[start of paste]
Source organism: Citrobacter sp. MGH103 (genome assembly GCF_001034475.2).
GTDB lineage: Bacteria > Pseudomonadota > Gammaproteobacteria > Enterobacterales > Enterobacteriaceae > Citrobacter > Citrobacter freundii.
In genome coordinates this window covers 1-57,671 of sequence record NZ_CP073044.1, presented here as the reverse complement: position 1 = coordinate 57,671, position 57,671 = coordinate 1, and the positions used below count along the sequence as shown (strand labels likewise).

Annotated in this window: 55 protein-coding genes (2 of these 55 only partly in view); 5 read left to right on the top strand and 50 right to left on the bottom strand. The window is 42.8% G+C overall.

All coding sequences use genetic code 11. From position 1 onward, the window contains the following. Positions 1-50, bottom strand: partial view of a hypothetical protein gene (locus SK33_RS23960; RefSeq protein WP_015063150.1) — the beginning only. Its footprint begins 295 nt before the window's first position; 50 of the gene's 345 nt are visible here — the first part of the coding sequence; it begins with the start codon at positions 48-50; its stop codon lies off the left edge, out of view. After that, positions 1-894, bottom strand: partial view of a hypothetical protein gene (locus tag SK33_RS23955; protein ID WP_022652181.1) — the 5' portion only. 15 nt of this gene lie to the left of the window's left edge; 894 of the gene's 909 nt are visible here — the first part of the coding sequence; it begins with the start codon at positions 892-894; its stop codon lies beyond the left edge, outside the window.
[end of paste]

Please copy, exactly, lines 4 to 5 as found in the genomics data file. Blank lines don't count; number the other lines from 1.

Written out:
Annotated in this window: 55 protein-coding genes (2 of these 55 only partly in view); 5 read left to right on the top strand and 50 right to left on the bottom strand. The window is 42.8% G+C overall.

All coding sequences use genetic code 11. From position 1 onward, the window contains the following. Positions 1-50, bottom strand: partial view of a hypothetical protein gene (locus SK33_RS23960; RefSeq protein WP_015063150.1) — the beginning only. Its footprint begins 295 nt before the window's first position; 50 of the gene's 345 nt are visible here — the first part of the coding sequence; it begins with the start codon at positions 48-50; its stop codon lies off the left edge, out of view. After that, positions 1-894, bottom strand: partial view of a hypothetical protein gene (locus tag SK33_RS23955; protein ID WP_022652181.1) — the 5' portion only. 15 nt of this gene lie to the left of the window's left edge; 894 of the gene's 909 nt are visible here — the first part of the coding sequence; it begins with the start codon at positions 892-894; its stop codon lies beyond the left edge, outside the window.